Yuichi Ishimoto


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Design and Evaluation of the Corpus of Everyday Japanese Conversation
Hanae Koiso | Haruka Amatani | Yasuharu Den | Yuriko Iseki | Yuichi Ishimoto | Wakako Kashino | Yoshiko Kawabata | Ken’ya Nishikawa | Yayoi Tanaka | Yasuyuki Usuda | Yuka Watanabe
Proceedings of the Thirteenth Language Resources and Evaluation Conference

We have constructed the Corpus of Everyday Japanese Conversation (CEJC) and published it in March 2022. The CEJC is designed to contain various kinds of everyday conversations in a balanced manner to capture their diversity. The CEJC features not only audio but also video data to facilitate precise understanding of the mechanism of real-life social behavior. The publication of a large-scale corpus of everyday conversations that includes video data is a new approach. The CEJC contains 200 hours of speech, 577 conversations, about 2.4 million words, and a total of 1675 conversants. In this paper, we present an overview of the corpus, including the recording method and devices, structure of the corpus, formats of video and audio files, transcription, and annotations. We then report some results of the evaluation of the CEJC in terms of conversant and conversation attributes. We show that the CEJC includes a good balance of adult conversants in terms of gender and age, as well as a variety of conversations in terms of conversation forms, places, activities, and numbers of conversants.


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A Conversation-Analytic Annotation of Turn-Taking Behavior in Japanese Multi-Party Conversation and its Preliminary Analysis
Mika Enomoto | Yasuharu Den | Yuichi Ishimoto
Proceedings of the Twelfth Language Resources and Evaluation Conference

In this study, we propose a conversation-analytic annotation scheme for turn-taking behavior in multi-party conversations. The annotation scheme is motivated by a proposal of a proper model of turn-taking incorporating various ideas developed in the literature of conversation analysis. Our annotation consists of two sets of tags: the beginning and the ending type of the utterance. Focusing on the ending-type tags, in some cases combined with the beginning-type tags, we emphasize the importance of the distinction among four selection types: i) selecting other participant as next speaker, ii) not selecting next speaker but followed by a switch of the speakership, iii) not selecting next speaker and followed by a continuation of the speakership, and iv)being inside a multi-unit turn. Based on the annotation of Japanese multi-party conversations, we analyze how syntactic and prosodic features of utterances vary across the four selection types. The results show that the above four-way distinction is essential to account for the distributions of the syntactic and prosodic features, suggesting the insufficiency of previous turn-taking models that do not consider the distinction between i) and ii) or between ii) or iii).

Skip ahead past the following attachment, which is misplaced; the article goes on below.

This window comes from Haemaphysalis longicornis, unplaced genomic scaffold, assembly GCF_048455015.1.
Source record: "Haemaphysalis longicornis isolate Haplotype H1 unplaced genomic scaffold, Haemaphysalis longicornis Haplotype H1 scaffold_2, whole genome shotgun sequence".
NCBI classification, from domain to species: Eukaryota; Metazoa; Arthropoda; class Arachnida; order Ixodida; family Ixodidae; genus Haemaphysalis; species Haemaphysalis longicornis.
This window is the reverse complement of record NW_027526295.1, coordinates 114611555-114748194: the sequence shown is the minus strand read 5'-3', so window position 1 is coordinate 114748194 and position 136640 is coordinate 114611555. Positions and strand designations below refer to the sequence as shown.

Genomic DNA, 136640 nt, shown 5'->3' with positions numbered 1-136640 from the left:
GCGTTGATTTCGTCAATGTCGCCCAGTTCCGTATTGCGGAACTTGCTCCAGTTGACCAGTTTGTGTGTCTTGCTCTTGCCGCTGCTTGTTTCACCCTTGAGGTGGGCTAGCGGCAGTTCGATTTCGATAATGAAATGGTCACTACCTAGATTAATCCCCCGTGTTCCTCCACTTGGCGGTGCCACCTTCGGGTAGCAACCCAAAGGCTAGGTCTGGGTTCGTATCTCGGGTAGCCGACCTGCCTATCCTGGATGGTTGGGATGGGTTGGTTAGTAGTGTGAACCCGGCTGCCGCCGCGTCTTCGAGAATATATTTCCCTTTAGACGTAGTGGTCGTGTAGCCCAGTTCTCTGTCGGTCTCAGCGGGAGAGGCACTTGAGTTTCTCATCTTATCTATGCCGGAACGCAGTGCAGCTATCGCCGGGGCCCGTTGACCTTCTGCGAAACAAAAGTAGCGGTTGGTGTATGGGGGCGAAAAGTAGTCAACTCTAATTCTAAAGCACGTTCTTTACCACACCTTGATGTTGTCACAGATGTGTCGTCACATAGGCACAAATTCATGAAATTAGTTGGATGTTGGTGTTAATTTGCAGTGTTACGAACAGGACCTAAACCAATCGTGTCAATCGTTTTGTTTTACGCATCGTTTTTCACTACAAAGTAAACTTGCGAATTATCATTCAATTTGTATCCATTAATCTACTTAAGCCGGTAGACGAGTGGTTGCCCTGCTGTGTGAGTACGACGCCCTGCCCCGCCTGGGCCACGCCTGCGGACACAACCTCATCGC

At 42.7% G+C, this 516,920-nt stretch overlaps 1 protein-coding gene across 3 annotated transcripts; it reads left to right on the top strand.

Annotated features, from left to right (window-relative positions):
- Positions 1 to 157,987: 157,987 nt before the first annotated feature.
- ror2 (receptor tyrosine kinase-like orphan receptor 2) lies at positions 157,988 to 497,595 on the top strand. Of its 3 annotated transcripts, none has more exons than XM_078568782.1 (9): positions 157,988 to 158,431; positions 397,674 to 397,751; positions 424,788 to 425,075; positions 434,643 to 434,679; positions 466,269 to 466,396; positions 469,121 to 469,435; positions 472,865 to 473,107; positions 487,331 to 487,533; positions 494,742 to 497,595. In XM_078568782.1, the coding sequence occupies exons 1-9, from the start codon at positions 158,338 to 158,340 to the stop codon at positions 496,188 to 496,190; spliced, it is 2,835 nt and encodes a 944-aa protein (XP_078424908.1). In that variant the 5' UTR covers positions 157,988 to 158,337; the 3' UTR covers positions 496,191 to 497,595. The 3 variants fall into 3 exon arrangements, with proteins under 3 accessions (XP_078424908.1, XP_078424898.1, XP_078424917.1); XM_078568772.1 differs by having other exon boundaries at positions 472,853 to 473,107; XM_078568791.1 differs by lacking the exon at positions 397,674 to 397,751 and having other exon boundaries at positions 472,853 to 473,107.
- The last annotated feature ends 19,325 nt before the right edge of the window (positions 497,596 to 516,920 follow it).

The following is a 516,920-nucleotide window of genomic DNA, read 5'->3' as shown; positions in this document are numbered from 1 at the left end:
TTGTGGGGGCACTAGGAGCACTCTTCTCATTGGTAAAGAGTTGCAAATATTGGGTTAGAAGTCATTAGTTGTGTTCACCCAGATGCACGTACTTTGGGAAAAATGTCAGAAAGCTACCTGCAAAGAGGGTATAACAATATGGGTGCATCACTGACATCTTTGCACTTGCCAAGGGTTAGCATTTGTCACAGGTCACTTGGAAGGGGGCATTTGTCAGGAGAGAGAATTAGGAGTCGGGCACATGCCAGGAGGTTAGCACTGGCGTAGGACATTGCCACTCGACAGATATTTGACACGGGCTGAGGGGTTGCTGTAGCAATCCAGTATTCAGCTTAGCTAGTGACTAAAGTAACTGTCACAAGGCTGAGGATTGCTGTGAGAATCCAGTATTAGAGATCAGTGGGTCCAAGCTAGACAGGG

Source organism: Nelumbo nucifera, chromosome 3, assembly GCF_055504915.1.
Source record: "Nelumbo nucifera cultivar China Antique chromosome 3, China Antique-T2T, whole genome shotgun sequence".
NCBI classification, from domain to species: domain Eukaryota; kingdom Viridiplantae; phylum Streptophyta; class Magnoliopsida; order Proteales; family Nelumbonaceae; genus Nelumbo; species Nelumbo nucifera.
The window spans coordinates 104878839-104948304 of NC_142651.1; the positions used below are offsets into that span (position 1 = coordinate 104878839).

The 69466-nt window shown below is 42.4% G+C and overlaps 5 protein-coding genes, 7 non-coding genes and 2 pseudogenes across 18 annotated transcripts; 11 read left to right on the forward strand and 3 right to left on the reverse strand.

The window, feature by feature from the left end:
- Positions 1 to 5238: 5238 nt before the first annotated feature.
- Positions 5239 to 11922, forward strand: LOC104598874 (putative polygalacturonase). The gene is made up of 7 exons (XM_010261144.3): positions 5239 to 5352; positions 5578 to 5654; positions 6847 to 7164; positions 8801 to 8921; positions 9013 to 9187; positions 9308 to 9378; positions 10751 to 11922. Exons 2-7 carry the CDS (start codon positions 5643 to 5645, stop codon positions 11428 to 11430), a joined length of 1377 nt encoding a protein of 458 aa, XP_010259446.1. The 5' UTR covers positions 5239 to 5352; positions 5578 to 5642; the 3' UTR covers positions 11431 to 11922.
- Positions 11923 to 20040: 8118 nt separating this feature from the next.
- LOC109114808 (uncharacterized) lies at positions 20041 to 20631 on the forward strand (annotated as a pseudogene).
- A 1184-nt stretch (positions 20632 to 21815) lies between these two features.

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KOTONOHA: A Corpus Concordance System for Skewer-Searching NINJAL Corpora
Teruaki Oka | Yuichi Ishimoto | Yutaka Yagi | Takenori Nakamura | Masayuki Asahara | Kikuo Maekawa | Toshinobu Ogiso | Hanae Koiso | Kumiko Sakoda | Nobuko Kibe
Proceedings of the Twelfth Language Resources and Evaluation Conference

The National Institute for Japanese Language and Linguistics, Japan (NINJAL, Japan), has developed several types of corpora. For each corpus NINJAL provided an online search environment, ‘Chunagon’, which is a morphological-information-annotation-based concordance system made publicly available in 2011. NINJAL has now provided a skewer-search system ‘Kotonoha’ based on the ‘Chunagon’ systems. This system enables querying of multiple corpora by certain categories, such as register type and period.


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Extending Search System based on Interactive Visualization for Speech Corpora
Tomoko Ohsuga | Yuichi Ishimoto | Tomoko Kajiyama | Shunsuke Kozawa | Kiyotaka Uchimoto | Shuichi Itahashi
Proceedings of the Eleventh International Conference on Language Resources and Evaluation (LREC 2018)


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Towards Automatic Transformation between Different Transcription Conventions: Prediction of Intonation Markers from Linguistic and Acoustic Features
Yuichi Ishimoto | Tomoyuki Tsuchiya | Hanae Koiso | Yasuharu Den
Proceedings of the Ninth International Conference on Language Resources and Evaluation (LREC'14)

Because of the tremendous effort required for recording and transcription, large-scale spoken language corpora have been hardly developed in Japanese, with a notable exception of the Corpus of Spontaneous Japanese (CSJ). Various research groups have individually developed conversation corpora in Japanese, but these corpora are transcribed by different conventions and have few annotations in common, and some of them lack fundamental annotations, which are prerequisites for conversation research. To solve this situation by sharing existing conversation corpora that cover diverse styles and settings, we have tried to automatically transform a transcription made by one convention into that made by another convention. Using a conversation corpus transcribed in both the Conversation-Analysis-style (CA-style) and CSJ-style, we analyzed the correspondence between CA’s ‘intonation markers’ and CSJ’s ‘tone labels,’ and constructed a statistical model that converts tone labels into intonation markers with reference to linguistic and acoustic features of the speech. The result showed that there is considerable variance in intonation marking even between trained transcribers. The model predicted with 85% accuracy the presence of the intonation markers, and classified the types of the markers with 72% accuracy.